Hi, I’m Michael, Program Coordinator at the Space Centre.

In the previous weeks we’ve been talking a lot about rockets, and hopefully those talks, activities, and resources have inspired you. It just so happens that soon we will have the most exciting rocket launch of the year; not because of the type of rocket, but what’s on it and where it’s going. This week’s theme is the destination of that rocket, and that’s Mars!

Sometime between July 30th  and August 15th, NASA will launch its latest rover, Perseverance, as part of the  Mars 2020 mission.

 

 

 

 

 

 

 


Image credit: NASA JPL/Caltech

Perseverance will join the rover Curiosity, as well as InSight, a lander that is digging into the Martian soil. As you can see in the image below the rovers have grown in size, with Perseverance being slightly larger than Curiosity.













Image credit NASA JPL/Caltech

So, what are all these landers and rovers doing on the planet? What are they looking for? Well in the big picture, we are trying to get a deeper understanding of Mars, in part because it’s the closest planet to us, and in part because there is the potential that we could live there. Ultimately these missions to Mars are trying to uncover some secrets that could unlock the ultimate questions, was there ever life on Mars and could there still be life on Mars today?

Mars has fascinated humans for many reasons, the red planet draws us in. When looking at it through a telescope, you can see an actual world that seems like it could have supported life in the past. But was there? The planet’s colour holds some clues to the Martian environment of the past. Its soil contains iron, but iron isn’t naturally red so something must have caused it to turn red. You’ve probably experienced this—if you take something containing iron, like your bike, and leave it out in the rain, the metal surface will start to change to an orange-red colour—it rusts. That’s what happened to Mars. This suggests Mars had a watery past. So where did all the water go? The answer is a bit complicated, but we think in the past Mars had liquid water on its surface and a thicker atmosphere. As the planet evolved, its thinning atmosphere could not contain the water on its surface and water evaporated into space and seeped into the soil. We can see evidence of Mars’ watery past and present. The images below show what was probably a river delta and if you ever get a chance to look at Mars through a telescope, and I highly recommend that you do, you will see white on both poles—that's ice!

 

 

 

 

 

 

 



 

 

The Jezero Crater delta, site for the Mars 2020 mission. Can you see evidence of water carving out the Martian delta? Image Credit: NASA/JPL-Caltech/ASU

 

 

 

 

 

 

 

 

 

 

 

 

 

Mars’ icy poles. Image credit: ESA

Ultimately going to Mars with landers, orbiters, and rovers gives us a more complete picture of a planet that we can compare to Earth. Mars and Earth formed in our solar system around the same time. Learning about potential life on Mars, helps us understand life on our planet. The prospect of sending humans to Mars may seem like a big undertaking, but the scientific payoff is coupled with the deep-rooted human yearning to understand our place in the universe; the more we look out into space, the more we understand about us.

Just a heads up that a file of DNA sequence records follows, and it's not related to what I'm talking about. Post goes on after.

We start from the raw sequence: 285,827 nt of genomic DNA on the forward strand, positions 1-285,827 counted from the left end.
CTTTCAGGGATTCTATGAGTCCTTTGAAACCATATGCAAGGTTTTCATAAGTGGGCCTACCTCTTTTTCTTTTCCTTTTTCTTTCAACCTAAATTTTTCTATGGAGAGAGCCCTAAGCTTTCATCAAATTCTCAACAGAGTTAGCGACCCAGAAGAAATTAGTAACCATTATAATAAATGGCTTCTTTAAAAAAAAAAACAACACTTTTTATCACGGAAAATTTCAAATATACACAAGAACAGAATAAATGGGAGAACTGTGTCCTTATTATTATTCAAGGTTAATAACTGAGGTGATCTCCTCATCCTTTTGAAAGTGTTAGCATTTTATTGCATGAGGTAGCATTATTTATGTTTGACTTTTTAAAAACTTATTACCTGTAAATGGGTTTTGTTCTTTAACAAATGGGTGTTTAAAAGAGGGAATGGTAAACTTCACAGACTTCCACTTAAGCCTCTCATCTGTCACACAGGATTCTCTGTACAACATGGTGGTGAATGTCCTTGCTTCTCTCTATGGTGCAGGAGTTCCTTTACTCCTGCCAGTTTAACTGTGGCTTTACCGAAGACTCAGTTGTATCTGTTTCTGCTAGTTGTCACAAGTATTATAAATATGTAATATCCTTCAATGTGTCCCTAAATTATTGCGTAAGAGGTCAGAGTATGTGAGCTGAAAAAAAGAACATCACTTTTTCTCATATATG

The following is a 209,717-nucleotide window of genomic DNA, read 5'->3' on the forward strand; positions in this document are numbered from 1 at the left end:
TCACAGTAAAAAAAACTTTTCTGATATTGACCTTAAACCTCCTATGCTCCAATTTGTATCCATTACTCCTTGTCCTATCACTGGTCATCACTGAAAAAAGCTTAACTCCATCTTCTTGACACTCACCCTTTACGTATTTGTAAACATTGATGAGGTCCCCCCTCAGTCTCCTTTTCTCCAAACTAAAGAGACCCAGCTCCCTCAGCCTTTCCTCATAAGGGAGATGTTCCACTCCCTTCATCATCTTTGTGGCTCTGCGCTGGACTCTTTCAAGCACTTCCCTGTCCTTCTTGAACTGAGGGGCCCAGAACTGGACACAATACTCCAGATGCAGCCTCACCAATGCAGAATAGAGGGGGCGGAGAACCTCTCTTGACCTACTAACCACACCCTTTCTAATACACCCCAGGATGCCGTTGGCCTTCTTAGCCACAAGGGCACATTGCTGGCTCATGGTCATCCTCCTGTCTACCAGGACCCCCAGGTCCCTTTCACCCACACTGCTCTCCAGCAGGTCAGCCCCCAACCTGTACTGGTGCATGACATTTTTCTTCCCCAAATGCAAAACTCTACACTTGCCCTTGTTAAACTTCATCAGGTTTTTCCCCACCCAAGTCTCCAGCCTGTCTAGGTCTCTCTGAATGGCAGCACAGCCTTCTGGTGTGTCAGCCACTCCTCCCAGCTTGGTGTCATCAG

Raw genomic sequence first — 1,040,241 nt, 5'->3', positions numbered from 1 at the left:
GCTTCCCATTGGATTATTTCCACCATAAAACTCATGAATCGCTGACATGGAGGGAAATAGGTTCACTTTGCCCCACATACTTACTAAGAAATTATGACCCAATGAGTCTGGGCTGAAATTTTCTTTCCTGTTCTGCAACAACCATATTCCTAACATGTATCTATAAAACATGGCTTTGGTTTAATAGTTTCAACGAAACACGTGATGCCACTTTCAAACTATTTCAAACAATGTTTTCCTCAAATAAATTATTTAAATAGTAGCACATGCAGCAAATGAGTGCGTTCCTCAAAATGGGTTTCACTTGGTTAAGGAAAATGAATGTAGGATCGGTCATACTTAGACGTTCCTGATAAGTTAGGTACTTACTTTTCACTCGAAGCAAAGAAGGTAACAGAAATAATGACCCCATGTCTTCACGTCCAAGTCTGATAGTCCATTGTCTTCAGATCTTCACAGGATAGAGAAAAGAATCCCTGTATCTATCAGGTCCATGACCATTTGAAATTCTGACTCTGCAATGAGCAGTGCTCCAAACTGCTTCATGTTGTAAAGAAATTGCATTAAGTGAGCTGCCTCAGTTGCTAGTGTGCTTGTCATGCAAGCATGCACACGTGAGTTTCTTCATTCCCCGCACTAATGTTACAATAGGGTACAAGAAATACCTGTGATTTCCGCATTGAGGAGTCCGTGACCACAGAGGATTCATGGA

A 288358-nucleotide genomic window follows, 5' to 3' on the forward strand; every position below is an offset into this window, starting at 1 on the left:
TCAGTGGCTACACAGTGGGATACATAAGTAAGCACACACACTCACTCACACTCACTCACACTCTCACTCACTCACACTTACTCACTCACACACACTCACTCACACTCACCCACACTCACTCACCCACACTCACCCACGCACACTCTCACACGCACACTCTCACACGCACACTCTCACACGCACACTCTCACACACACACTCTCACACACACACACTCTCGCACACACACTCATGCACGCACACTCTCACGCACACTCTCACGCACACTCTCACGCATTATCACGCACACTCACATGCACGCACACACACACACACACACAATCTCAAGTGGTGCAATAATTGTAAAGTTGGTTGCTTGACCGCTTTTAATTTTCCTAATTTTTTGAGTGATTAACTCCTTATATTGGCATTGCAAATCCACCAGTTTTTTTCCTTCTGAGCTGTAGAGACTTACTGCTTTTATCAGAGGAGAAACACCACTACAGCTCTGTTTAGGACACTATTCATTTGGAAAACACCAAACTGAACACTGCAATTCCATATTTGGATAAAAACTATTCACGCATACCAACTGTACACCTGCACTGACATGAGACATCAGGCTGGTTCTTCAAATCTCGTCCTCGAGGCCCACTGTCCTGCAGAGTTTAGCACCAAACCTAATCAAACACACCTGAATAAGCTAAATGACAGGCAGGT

Junior Astronomer Playlist (kids 8-12)
TimeActivity
5mins.

Get inspired by watching the Knowledge Network’s episode Mars Invasion and discover how Mars evolved from a place of fear to a place of wonder in the human imagination.

Ask yourself: What are you curious to know more about Mars?

10mins.

Delve deeper into the history of Mars and discover what clues to Mars’ past NASA’s Curiosity rover uncovered on a Martian mountain.

Ask yourself: Do you think there was once life on Mars?

5mins.

Investigate what it would take to live on Mars by learning how long a Mars year is, what the temperature on Mars is like, and about Mars’ very large mountains.

Ask yourself: Would you like to live on Mars? Why or why not?

20mins.

Drive a Mars rover to collect information about Martian rocks in this online game. Scroll down on the page to learn more about the newest rover to go to Mars, Perseverance.

Ask yourself: What can scientists learn by studying Martian rocks? 

1min.

 

Send your name to Mars on NASA’s next flight to the Red Planet!

Ask yourself: What do you think it would be like to travel to Mars?

Senior Astronomer Playlist (teens 13-15/adults)
TimeActivity
5mins.

Get inspired by watching the Knowledge Network’s episode Mars Invasion and discover how Mars evolved from a place of fear to a place of wonder in the human imagination.

Ask yourself: What are you curious to know more about Mars?

30mins.

Go on a virtual Mars expedition. Explore geological features and past NASA landing sites by toggling the Views bar on the right side of the webpage.

Ask yourself: Which one of Mars’ features is the most surprising to you?

120+mins.

Apply your new knowledge by helping researchers teach Mars rovers how to classify Martian terrain with the Zooinverse AI4Mars project.

Ask yourself: Why do you think collaboration is important in science?

30mins.

Delve deeper into Mars’ climate by discovering how scientists from NASA’s MAVEN mission map wind patterns and electric currents to better understand Mars’ ancient past and its ongoing evolution.

Ask yourself: Can you think of some other ways for scientists to find clues about Mars’ past?

10mins.

 

Think about what it would take to build a Marsbase.

Ask yourself: Do you think humans will ever become a multi-planetary species?

1min.

 

Send your name to Mars on NASA’s next flight to the Red Planet!

Ask yourself: What do you think it would be like to travel to Mars?